“God, please inhabit this temple. And God, please bless your people. And God, when your people are disobedient we want you to discipline us, but when you discipline us and we cry out for help, we want you to hear our prayers. Please don’t abandon us when we sin; please don’t abandon us when we walk away from your law. And God, when we walk away from your law, and we notice the pestilence, and we notice plagues, and we notice that there are enemies that are about to attack us, in those moments move us to repentance. And God, when we repent, hear our prayers from this sacred place and deliver your people and keep your covenant promise with the nation of Israel.”
He declares his dependence on God when everything was just hunky-dory in Israel. Israel really needed nothing specific from God at that point, but Solomon realizes that he is as dependent on God at that moment as he would ever be. And then Solomon prays for you and me.
As for foreigners who do not belong to your people Israel when they come and pray toward this temple, then hear from heaven, your dwelling place. Do whatever the foreigner asks of you so that all the peoples of the earth may know your name and fear you, as do your own people Israel.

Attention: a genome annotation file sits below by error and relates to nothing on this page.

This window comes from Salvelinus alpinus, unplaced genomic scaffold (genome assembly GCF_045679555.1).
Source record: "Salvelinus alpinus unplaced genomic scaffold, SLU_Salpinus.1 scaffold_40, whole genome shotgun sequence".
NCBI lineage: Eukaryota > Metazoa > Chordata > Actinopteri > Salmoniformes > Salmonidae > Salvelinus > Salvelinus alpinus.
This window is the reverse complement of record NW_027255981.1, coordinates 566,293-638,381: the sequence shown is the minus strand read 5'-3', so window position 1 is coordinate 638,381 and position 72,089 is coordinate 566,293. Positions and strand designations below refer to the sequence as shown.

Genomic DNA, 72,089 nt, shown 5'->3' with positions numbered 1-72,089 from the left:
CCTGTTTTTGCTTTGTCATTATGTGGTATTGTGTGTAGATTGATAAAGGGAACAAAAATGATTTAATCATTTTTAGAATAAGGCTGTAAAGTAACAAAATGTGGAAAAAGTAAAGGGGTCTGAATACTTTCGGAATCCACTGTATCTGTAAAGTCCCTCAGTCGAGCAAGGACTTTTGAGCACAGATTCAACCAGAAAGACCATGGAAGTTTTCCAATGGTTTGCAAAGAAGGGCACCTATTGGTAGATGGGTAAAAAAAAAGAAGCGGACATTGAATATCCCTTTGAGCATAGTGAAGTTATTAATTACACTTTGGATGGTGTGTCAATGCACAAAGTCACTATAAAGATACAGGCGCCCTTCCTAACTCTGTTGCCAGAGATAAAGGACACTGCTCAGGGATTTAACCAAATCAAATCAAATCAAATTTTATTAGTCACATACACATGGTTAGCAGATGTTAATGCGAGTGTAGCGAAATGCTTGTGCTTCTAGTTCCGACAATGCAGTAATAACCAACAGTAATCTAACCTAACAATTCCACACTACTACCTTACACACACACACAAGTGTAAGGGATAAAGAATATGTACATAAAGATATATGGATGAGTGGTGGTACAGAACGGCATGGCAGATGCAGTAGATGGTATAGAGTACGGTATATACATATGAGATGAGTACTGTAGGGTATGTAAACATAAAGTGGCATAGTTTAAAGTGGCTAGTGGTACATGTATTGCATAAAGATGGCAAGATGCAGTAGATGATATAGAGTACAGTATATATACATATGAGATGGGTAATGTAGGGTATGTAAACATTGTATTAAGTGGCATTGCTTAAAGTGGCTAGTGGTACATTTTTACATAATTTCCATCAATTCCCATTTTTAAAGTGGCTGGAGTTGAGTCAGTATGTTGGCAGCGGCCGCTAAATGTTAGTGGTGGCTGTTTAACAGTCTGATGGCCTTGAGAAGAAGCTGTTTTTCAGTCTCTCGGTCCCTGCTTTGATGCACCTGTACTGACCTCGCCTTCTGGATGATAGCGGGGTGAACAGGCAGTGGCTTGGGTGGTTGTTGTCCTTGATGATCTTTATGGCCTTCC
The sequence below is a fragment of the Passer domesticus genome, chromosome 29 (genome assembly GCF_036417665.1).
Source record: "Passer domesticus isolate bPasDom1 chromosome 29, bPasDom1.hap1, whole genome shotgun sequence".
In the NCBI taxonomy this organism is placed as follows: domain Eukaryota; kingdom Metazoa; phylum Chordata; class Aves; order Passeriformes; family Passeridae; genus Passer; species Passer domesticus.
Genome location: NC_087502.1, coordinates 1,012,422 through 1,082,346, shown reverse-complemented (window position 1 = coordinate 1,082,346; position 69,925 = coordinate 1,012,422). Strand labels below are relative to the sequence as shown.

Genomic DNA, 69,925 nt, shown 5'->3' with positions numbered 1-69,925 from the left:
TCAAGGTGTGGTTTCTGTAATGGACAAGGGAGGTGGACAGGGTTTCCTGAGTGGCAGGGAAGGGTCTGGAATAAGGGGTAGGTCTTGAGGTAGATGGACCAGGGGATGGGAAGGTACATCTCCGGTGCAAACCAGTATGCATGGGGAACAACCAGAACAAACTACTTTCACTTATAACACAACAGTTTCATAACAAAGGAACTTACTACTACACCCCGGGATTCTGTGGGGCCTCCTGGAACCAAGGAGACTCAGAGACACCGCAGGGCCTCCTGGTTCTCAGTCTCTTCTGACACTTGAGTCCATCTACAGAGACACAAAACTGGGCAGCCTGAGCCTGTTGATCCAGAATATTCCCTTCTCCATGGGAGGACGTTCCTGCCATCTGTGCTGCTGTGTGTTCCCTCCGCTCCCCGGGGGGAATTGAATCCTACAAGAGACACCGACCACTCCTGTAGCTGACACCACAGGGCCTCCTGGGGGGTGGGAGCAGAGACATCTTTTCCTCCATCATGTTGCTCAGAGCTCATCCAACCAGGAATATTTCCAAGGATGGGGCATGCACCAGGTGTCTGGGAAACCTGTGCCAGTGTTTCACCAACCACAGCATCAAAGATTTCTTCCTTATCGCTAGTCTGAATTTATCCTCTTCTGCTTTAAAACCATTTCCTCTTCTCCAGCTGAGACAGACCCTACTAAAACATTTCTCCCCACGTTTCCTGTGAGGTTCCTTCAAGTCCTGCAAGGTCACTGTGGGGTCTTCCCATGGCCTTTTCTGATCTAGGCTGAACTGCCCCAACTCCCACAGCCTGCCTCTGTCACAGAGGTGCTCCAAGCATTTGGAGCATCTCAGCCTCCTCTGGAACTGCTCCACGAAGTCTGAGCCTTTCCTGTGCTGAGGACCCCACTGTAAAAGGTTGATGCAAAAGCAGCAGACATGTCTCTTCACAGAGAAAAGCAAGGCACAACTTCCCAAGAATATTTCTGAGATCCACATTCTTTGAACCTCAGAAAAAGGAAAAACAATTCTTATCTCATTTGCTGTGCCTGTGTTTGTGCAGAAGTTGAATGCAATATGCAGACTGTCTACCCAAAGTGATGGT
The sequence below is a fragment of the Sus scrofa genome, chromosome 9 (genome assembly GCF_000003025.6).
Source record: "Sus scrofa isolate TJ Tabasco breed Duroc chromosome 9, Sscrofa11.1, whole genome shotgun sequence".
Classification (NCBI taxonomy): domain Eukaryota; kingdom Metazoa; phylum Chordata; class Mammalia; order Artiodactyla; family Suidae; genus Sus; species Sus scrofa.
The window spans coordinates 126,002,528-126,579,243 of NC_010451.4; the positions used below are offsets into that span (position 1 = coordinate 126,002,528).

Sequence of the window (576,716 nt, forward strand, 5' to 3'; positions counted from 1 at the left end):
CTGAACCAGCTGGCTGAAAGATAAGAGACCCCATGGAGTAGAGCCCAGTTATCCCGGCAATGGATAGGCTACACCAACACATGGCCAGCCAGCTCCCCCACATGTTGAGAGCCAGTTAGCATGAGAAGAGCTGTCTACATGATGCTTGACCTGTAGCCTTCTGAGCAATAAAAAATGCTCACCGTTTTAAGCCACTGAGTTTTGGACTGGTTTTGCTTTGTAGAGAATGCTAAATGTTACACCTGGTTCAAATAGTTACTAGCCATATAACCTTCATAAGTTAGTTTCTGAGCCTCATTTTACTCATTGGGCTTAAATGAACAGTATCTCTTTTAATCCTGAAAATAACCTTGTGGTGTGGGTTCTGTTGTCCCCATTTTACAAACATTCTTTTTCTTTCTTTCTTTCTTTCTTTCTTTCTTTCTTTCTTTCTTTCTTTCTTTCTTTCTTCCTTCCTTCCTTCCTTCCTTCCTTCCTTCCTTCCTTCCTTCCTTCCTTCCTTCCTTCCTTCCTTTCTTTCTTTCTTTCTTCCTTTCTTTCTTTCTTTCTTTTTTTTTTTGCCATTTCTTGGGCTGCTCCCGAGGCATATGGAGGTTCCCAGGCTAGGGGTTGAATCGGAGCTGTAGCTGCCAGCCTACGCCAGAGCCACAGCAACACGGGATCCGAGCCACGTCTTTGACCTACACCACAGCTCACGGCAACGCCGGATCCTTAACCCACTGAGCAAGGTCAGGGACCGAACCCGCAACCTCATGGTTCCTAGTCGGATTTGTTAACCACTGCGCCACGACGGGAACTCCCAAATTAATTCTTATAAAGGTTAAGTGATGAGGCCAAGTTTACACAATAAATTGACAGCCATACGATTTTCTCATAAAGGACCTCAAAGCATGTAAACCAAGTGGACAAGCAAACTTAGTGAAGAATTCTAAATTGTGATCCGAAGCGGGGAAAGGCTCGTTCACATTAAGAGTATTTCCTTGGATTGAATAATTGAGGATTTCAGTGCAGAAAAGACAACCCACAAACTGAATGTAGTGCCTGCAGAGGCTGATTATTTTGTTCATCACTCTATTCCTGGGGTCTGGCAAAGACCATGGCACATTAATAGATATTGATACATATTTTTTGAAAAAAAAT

After this and probably a lot of celebrating, Solomon heads to bed. And it appears that in the middle of the night, God wakes him up. And God has a response to the prayer Solomon prayed. It’s pretty cool.
I have heard your prayer and have chosen this place for myself as a temple for sacrifices. When I shut up the heavens so that there is no rain, or command locusts to devour the land, or send a plague among my people, if my people, who are called by my name, will humble themselves and pray and seek my face and turn from their wicked ways, then I will hear from heaven, and I will forgive their sin and will heal their land.